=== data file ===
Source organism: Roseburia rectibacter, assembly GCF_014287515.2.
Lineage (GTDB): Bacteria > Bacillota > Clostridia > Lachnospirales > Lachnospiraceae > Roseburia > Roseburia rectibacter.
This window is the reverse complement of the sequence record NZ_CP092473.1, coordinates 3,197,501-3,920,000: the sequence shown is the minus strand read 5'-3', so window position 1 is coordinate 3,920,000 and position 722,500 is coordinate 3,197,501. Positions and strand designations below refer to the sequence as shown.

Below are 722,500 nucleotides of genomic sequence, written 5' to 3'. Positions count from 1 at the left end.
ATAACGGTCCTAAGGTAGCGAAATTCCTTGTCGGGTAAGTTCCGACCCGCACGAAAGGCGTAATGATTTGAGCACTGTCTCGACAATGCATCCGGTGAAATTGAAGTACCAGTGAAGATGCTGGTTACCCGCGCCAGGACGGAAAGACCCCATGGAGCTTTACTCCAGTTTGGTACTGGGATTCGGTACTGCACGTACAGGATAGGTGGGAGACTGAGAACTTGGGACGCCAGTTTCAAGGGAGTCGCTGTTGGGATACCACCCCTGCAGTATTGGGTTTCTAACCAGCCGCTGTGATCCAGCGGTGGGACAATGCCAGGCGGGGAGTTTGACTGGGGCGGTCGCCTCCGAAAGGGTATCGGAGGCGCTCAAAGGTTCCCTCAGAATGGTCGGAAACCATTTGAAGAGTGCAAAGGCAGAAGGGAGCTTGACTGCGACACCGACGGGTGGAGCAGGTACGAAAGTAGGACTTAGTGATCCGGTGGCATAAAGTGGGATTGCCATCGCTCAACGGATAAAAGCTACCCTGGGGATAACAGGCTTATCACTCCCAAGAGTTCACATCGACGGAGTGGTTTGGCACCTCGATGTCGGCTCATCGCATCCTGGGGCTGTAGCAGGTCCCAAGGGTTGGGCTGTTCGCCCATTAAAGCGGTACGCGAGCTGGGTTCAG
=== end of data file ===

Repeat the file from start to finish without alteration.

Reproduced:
Source organism: Roseburia rectibacter, assembly GCF_014287515.2.
Lineage (GTDB): Bacteria > Bacillota > Clostridia > Lachnospirales > Lachnospiraceae > Roseburia > Roseburia rectibacter.
This window is the reverse complement of the sequence record NZ_CP092473.1, coordinates 3,197,501-3,920,000: the sequence shown is the minus strand read 5'-3', so window position 1 is coordinate 3,920,000 and position 722,500 is coordinate 3,197,501. Positions and strand designations below refer to the sequence as shown.

Below are 722,500 nucleotides of genomic sequence, written 5' to 3'. Positions count from 1 at the left end.
ATAACGGTCCTAAGGTAGCGAAATTCCTTGTCGGGTAAGTTCCGACCCGCACGAAAGGCGTAATGATTTGAGCACTGTCTCGACAATGCATCCGGTGAAATTGAAGTACCAGTGAAGATGCTGGTTACCCGCGCCAGGACGGAAAGACCCCATGGAGCTTTACTCCAGTTTGGTACTGGGATTCGGTACTGCACGTACAGGATAGGTGGGAGACTGAGAACTTGGGACGCCAGTTTCAAGGGAGTCGCTGTTGGGATACCACCCCTGCAGTATTGGGTTTCTAACCAGCCGCTGTGATCCAGCGGTGGGACAATGCCAGGCGGGGAGTTTGACTGGGGCGGTCGCCTCCGAAAGGGTATCGGAGGCGCTCAAAGGTTCCCTCAGAATGGTCGGAAACCATTTGAAGAGTGCAAAGGCAGAAGGGAGCTTGACTGCGACACCGACGGGTGGAGCAGGTACGAAAGTAGGACTTAGTGATCCGGTGGCATAAAGTGGGATTGCCATCGCTCAACGGATAAAAGCTACCCTGGGGATAACAGGCTTATCACTCCCAAGAGTTCACATCGACGGAGTGGTTTGGCACCTCGATGTCGGCTCATCGCATCCTGGGGCTGTAGCAGGTCCCAAGGGTTGGGCTGTTCGCCCATTAAAGCGGTACGCGAGCTGGGTTCAG